U.S. Markets closed

We Think Ultralife (NASDAQ:ULBI) Can Stay On Top Of Its Debt

Simply Wall St

David Iben put it well when he said, 'Volatility is not a risk we care about. What we care about is avoiding the permanent loss of capital.' It's only natural to consider a company's balance sheet when you examine how risky it is, since debt is often involved when a business collapses. We note that Ultralife Corporation (NASDAQ:ULBI) does have debt on its balance sheet. But should shareholders be worried about its use of debt?

What Risk Does Debt Bring?

Debt assists a business until the business has trouble paying it off, either with new capital or with free cash flow. Part and parcel of capitalism is the process of 'creative destruction' where failed businesses are mercilessly liquidated by their bankers. However, a more usual (but still expensive) situation is where a company must dilute shareholders at a cheap share price simply to get debt under control. Having said that, the most common situation is where a company manages its debt reasonably well - and to its own advantage. The first step when considering a company's debt levels is to consider its cash and debt together.

See our latest analysis for Ultralife

What Is Ultralife's Debt?

The image below, which you can click on for greater detail, shows that at June 2019 Ultralife had debt of US$15.8m, up from none in one year. However, it does have US$6.82m in cash offsetting this, leading to net debt of about US$8.97m.

NasdaqGM:ULBI Historical Debt, August 12th 2019

How Strong Is Ultralife's Balance Sheet?

Zooming in on the latest balance sheet data, we can see that Ultralife had liabilities of US$20.3m due within 12 months and liabilities of US$15.4m due beyond that. Offsetting this, it had US$6.82m in cash and US$25.1m in receivables that were due within 12 months. So its liabilities total US$3.75m more than the combination of its cash and short-term receivables.

Since publicly traded Ultralife shares are worth a total of US$135.1m, it seems unlikely that this level of liabilities would be a major threat. However, we do think it is worth keeping an eye on its balance sheet strength, as it may change over time.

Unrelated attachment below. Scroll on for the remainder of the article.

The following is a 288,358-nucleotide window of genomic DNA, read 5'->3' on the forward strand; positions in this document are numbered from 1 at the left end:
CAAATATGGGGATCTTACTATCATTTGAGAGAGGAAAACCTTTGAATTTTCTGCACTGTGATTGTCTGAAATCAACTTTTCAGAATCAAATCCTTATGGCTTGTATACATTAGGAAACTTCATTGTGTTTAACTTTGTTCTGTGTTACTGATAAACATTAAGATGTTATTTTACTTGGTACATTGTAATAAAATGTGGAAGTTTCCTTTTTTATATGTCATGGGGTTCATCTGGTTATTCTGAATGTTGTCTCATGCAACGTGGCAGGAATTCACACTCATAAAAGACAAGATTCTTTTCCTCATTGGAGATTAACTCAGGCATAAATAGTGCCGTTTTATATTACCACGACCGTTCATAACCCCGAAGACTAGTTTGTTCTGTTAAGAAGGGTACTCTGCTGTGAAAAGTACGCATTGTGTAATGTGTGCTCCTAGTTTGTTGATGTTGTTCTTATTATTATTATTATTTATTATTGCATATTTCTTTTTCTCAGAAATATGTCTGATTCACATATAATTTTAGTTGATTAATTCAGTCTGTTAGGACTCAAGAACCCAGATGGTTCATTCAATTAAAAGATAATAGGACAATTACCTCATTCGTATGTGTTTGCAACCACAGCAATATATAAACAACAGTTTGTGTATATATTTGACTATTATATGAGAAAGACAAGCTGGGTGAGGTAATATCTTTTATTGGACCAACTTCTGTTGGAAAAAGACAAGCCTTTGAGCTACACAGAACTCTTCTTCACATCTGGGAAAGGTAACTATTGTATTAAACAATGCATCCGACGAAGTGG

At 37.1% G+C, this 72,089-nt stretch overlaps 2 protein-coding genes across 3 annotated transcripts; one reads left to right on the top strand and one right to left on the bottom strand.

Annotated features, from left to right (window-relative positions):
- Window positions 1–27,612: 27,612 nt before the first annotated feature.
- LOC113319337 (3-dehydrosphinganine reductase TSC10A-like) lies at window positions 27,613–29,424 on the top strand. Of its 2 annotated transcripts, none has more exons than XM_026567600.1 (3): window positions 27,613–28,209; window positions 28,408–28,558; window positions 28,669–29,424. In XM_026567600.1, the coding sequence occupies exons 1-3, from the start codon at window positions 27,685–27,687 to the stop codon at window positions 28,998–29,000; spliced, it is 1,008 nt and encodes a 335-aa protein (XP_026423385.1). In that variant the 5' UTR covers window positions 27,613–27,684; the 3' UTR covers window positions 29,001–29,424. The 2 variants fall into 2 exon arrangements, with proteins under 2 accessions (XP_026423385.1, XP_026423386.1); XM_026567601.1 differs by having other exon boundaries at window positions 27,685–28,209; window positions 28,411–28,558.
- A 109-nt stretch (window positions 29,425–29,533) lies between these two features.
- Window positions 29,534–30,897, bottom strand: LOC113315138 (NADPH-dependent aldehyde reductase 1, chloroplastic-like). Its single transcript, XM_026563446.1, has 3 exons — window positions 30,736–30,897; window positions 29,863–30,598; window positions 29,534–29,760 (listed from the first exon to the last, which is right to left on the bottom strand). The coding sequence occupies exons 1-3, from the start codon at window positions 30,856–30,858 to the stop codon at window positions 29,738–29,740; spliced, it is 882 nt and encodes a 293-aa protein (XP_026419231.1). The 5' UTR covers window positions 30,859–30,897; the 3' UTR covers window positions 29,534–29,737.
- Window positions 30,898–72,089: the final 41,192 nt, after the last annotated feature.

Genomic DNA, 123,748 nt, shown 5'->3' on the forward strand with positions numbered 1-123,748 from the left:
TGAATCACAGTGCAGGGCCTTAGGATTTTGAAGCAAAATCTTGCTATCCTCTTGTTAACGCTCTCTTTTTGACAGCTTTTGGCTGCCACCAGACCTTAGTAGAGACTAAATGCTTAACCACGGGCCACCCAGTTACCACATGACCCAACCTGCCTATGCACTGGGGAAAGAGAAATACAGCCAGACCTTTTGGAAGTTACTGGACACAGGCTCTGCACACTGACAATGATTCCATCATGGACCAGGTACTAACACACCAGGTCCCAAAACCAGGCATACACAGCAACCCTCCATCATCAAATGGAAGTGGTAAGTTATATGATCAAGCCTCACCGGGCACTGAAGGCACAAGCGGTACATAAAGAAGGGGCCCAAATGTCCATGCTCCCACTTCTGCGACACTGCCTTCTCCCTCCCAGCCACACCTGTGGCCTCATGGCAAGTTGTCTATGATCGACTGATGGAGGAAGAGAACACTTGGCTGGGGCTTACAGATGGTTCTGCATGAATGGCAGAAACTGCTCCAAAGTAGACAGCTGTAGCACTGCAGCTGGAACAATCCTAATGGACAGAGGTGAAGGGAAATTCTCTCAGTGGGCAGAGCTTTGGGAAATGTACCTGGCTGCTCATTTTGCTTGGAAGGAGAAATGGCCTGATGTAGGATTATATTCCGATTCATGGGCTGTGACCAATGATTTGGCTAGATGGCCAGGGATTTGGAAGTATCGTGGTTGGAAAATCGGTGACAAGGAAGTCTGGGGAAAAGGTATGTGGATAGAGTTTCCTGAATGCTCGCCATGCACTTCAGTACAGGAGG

In order to size up a company's debt relative to its earnings, we calculate its net debt divided by its earnings before interest, tax, depreciation, and amortization (EBITDA) and its earnings before interest and tax (EBIT) divided by its interest expense (its interest cover). The advantage of this approach is that we take into account both the absolute quantum of debt (with net debt to EBITDA) and the actual interest expenses associated with that debt (with its interest cover ratio).

Ultralife's net debt is only 1.1 times its EBITDA. And its EBIT covers its interest expense a whopping 48.1 times over. So we're pretty relaxed about its super-conservative use of debt. On the other hand, Ultralife's EBIT dived 16%, over the last year. If that rate of decline in earnings continues, the company could find itself in a tight spot. There's no doubt that we learn most about debt from the balance sheet. But you can't view debt in total isolation; since Ultralife will need earnings to service that debt. So if you're keen to discover more about its earnings, it might be worth checking out this graph of its long term earnings trend.

Finally, a company can only pay off debt with cold hard cash, not accounting profits. So we clearly need to look at whether that EBIT is leading to corresponding free cash flow. Over the most recent three years, Ultralife recorded free cash flow worth 65% of its EBIT, which is around normal, given free cash flow excludes interest and tax. This cold hard cash means it can reduce its debt when it wants to.

Our View

The good news is that Ultralife's demonstrated ability to cover its interest expense with its EBIT delights us like a fluffy puppy does a toddler. But the stark truth is that we are concerned by its EBIT growth rate. Looking at all the aforementioned factors together, it strikes us that Ultralife can handle its debt fairly comfortably. Of course, while this leverage can enhance returns on equity, it does bring more risk, so it's worth keeping an eye on this one. Of course, we wouldn't say no to the extra confidence that we'd gain if we knew that Ultralife insiders have been buying shares: if you're on the same wavelength, you can find out if insiders are buying by clicking this link.

At the end of the day, it's often better to focus on companies that are free from net debt. You can access our special list of such companies (all with a track record of profit growth). It's free.

We aim to bring you long-term focused research analysis driven by fundamental data. Note that our analysis may not factor in the latest price-sensitive company announcements or qualitative material.

If you spot an error that warrants correction, please contact the editor at editorial-team@simplywallst.com. This article by Simply Wall St is general in nature. It does not constitute a recommendation to buy or sell any stock, and does not take account of your objectives, or your financial situation. Simply Wall St has no position in the stocks mentioned. Thank you for reading.